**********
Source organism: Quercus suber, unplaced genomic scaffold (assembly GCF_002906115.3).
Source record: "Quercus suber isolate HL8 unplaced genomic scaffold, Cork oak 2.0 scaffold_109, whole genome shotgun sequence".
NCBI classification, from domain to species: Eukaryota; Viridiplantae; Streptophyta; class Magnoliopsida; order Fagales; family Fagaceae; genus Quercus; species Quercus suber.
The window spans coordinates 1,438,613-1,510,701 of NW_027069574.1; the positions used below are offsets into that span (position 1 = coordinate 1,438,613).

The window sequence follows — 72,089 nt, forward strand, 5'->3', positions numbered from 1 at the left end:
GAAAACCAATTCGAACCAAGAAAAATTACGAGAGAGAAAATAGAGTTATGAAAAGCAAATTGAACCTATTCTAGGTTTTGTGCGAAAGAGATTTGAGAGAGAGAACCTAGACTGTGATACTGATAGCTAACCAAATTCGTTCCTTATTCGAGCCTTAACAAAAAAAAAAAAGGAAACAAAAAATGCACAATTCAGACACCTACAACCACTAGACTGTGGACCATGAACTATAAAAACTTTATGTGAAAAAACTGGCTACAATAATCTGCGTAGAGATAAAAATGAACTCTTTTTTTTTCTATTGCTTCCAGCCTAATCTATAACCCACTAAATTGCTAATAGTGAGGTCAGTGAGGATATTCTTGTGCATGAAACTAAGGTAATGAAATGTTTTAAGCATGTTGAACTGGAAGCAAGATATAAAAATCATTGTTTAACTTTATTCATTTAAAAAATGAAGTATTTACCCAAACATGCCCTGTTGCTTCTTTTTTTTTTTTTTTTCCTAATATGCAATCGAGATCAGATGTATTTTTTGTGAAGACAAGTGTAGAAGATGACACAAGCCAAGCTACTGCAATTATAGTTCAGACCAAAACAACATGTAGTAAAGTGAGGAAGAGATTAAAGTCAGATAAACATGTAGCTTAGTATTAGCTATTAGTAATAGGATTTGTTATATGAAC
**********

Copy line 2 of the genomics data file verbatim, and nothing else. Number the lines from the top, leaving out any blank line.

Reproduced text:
Source record: "Quercus suber isolate HL8 unplaced genomic scaffold, Cork oak 2.0 scaffold_109, whole genome shotgun sequence".